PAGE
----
Allied Journal of Medical Research

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Perspective - Allied Journal of Medical Research (2022) Volume 6, Issue 10

Quality of life is reduced by malnutrition in patients with gastroenterology

Norman Herbert*

Department of Internal Medicine, Hallym University College of Medicine, Chuncheon, South Africa.

*Corresponding Author:
Norman Herbert
Department of Internal Medicine
Hallym University College of Medicine
Chuncheon, South Africa

Received:27-Sep-2022, Manuscript No. AAAJMR-22-81125; Editor assigned: 29-Sep-2022, PreQC No. AAAJMR-22-81125(PQ); Reviewed:13-Oct-2022, QC No. AAAJMR-22-81125; Revised:18-Oct-2022, Manuscript No. AAAJMR-22-81125(R); Published:25-Oct-2022, DOI: 10.35841/aaccr-4.4.117

Citation: Herbert N. Quality of life is reduced by malnutrition in patients with gastroenterology. Allied J Med Res. 2022;6(10):147

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Both morbidity and mortality are affected by malnutrition, which is common in both chronic and acute gastrointestinal diseases. Muscle function typically declines when nutritional status is compromised, which ultimately leads to a functional status that is compromised. In various populations, including elderly institutionalised patients, people with cancer, and those undergoing dialysis, studies have linked malnutrition to a lower quality of life. The subjective multidimensional construct of quality of life includes functional status, emotional and social well-being, and overall health. Based on the patient's assessment of their health, it is measured. Quality of life has emerged as a new clinically useful outcome measure for assessing patients' conditions or the advantages of novel treatment approaches. Quality of life is crucial, and its measurement should be incorporated as one key therapeutic aim, especially in chronic disease, where recovery from disease is not always possible. The relationship between more objective measurements, such as illness parameters, nutritional status, and subjective quality of life, must thus be better understood. The effects of dietary deficit have not been examined in studies looking at factors affecting quality of life in benign gastrointestinal disease. There are currently no data on nutritional status and quality of life in patients with benign gastrointestinal disease. We investigated the effects of malnutrition as detected by the Subjective Global Assessment in individuals with benign gastroenterological disease because it frequently occurs in gastroenterological disease [1].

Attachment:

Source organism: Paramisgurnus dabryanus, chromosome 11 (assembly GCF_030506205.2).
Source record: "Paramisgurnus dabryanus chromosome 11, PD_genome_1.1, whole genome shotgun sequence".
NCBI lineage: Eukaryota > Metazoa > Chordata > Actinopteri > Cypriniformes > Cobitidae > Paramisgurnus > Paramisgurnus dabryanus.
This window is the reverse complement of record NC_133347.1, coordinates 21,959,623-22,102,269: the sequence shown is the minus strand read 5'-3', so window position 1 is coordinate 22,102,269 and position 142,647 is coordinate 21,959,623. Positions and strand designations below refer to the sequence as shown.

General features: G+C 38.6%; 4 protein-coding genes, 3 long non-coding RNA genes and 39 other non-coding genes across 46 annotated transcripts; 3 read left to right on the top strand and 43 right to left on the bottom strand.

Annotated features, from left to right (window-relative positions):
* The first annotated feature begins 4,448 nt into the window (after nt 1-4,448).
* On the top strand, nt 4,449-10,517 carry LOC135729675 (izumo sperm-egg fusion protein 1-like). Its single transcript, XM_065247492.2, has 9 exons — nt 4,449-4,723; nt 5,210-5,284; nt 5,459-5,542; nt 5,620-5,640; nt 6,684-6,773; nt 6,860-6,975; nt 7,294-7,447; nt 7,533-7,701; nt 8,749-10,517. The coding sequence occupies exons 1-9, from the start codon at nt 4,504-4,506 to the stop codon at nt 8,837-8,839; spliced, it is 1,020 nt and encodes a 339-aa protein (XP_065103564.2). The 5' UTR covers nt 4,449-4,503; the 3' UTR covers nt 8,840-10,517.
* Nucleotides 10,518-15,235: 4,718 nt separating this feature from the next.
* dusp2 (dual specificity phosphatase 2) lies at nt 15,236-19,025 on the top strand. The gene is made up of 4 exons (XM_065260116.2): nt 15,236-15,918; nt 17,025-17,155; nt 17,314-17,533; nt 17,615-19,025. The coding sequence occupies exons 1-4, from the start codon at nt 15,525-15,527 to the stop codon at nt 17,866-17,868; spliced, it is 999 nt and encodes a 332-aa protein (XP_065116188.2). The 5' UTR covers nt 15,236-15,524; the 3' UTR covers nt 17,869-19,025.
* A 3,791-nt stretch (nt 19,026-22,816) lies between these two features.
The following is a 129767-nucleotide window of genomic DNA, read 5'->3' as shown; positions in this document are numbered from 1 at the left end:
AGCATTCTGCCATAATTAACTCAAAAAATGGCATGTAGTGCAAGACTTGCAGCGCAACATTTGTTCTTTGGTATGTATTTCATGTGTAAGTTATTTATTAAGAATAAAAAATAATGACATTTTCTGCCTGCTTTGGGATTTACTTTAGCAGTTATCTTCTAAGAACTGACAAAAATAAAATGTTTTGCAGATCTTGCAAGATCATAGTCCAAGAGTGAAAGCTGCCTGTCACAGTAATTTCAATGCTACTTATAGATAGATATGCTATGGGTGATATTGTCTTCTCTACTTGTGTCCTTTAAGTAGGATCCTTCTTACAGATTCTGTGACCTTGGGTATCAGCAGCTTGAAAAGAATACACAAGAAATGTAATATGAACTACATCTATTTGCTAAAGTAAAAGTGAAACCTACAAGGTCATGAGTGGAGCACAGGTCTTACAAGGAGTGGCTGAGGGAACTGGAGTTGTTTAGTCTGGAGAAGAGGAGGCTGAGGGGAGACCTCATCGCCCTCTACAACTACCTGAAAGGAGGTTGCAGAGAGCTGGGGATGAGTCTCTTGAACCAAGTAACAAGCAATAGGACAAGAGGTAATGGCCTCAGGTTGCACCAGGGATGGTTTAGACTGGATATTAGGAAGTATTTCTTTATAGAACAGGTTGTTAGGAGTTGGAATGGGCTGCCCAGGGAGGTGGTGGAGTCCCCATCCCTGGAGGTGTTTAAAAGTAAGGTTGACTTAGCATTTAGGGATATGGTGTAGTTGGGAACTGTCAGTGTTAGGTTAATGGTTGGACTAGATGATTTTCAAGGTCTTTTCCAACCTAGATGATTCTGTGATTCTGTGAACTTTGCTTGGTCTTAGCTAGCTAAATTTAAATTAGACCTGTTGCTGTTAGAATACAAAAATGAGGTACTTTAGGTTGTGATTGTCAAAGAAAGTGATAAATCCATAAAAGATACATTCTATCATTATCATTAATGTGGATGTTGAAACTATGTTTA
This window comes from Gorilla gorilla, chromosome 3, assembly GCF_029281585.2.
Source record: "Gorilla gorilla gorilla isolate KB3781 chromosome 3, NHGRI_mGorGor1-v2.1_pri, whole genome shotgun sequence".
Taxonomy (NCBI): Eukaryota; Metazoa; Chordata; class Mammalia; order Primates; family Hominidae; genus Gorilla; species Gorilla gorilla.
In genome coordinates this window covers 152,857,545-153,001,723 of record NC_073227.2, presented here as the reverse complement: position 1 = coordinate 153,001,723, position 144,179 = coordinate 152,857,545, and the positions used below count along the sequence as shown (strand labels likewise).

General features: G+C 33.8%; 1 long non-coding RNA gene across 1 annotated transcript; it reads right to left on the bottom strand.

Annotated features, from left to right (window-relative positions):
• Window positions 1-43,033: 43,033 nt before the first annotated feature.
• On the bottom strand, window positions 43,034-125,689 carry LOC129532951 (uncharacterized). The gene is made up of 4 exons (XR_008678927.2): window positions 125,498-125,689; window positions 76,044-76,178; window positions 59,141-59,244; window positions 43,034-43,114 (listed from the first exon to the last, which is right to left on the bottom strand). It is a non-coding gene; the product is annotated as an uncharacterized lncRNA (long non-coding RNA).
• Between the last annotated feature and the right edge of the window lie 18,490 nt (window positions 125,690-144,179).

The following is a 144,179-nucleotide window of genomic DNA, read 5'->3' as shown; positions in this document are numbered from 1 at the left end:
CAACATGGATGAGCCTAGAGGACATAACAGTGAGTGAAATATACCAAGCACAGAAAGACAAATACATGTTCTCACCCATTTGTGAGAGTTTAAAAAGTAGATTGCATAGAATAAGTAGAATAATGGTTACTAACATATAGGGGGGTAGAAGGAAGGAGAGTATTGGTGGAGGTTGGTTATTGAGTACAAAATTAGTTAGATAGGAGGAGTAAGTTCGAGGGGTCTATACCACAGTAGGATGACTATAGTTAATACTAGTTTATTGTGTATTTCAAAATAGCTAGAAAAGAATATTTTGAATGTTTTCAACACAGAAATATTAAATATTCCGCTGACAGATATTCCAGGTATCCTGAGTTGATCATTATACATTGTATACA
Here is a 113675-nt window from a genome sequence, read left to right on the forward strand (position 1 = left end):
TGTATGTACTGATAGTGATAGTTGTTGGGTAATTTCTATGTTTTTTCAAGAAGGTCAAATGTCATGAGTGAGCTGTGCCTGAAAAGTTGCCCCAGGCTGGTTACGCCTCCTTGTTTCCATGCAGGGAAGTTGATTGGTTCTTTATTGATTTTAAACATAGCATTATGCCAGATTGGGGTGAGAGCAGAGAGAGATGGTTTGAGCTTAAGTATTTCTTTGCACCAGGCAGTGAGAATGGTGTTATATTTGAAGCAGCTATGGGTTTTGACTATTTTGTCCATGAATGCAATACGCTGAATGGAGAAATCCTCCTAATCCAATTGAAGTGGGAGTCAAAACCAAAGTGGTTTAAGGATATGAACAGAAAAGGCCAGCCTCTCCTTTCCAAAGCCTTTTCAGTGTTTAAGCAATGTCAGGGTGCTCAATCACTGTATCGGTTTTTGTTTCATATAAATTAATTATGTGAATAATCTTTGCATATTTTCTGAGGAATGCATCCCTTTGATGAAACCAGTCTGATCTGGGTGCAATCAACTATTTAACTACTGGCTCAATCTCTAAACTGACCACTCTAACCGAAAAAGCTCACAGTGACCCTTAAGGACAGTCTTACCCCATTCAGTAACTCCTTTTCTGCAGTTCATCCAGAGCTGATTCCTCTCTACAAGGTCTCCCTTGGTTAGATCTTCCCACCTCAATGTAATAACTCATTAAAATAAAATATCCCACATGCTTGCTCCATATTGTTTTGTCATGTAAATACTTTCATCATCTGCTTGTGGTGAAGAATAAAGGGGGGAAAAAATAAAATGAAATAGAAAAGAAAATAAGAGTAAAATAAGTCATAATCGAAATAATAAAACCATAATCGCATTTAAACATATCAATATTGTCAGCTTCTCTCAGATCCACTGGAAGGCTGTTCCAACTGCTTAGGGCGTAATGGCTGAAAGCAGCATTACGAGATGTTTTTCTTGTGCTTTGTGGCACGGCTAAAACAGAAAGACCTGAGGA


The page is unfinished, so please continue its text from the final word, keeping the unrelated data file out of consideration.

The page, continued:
Quality of life

The validated 36-item Short-Form General Health Survey from the Medical Outcomes Study, which is covered in more detail elsewhere, was used to measure quality of life. The questionnaire is self-administered and consists of 36 items that create 8 multi-item scales. These scales run from 0% to 100%, although the norm values are very different between the scales. All scales were therefore not only reported as absolute values but also norm based scored, i.e., each scale was scored to have the same average and the same standard deviation, in order to aid interpretation and compare the results with norm values achieved in 1998. We used the conventional scoring systems, as Ware has advised. The eight scales' results can therefore be readily compared because they are all standardised in regard to population norms [2].

Muscle function

Using a Digimax electronic dynamometer, hand grip strength was assessed in the dominant and nondominant hands. The patients underwent the test while seated comfortably with the elbow supported on a table and flexed to 90 degrees, the forearm in neutral position, and the wrist in neutral rotation. The patients were told to make their strongest possible isometric contractions. The highest value was recorded after the test was repeated after 30 seconds. The Vitalograph Peak Flow Meter examined peak expiratory flow. Patients were told to exhale as quickly and strongly as they could. The highest value was recorded after the test was repeated after 30 seconds [3].


A portable electronic scale was used to measure body weight while wearing light clothing to the nearest 0.1 kg, and a portable stadiometer was used to measure height to the nearest 0.1 cm. BMI was calculated using the user's weight and height. On the non-dominant relaxed arm, we used a nonelastic tape measure to measure the diameter of the mid-upper arm to the nearest 0.1 cm, and we used a Holtain calliper to measure the thickness of the triceps skinfold to the nearest 0.1 mm. Gurney's method was used to calculate the size of the arm's muscle and fat deposits [4].

Body composition

BIA was carried out utilising a BIA 2000M and 800 A at 50 kHz of alternating electric current. After an overnight fast, patients were measured the following morning while lying on their backs with their arms and legs removed. On the dorsum of the dominant side of the body's hand and foot were put source and sensor electrodes. Then, using Kushner and Schoeller's formula, the total body water and fat-free mass were determined. Body cell mass and extracellular mass were determined in the same manner as before. BCM was also expressed with height correction. The ratio of ECM to BCM was determined to look for shifts between the two [5].


The greatest subgroups among the participants in our study were those who had IBD or liver cirrhosis. We concentrated the evaluation on these patients since it is evident that underlying disease affects health-related quality of life. Malnourished liver cirrhosis patients experienced statistically significant declines in all scales, with the exception of the perception of social functioning and physical pain, whereas malnourished IBD patients had social functioning compromised, but primarily the physical scales, such as physical functioning, role physical, and vitality.


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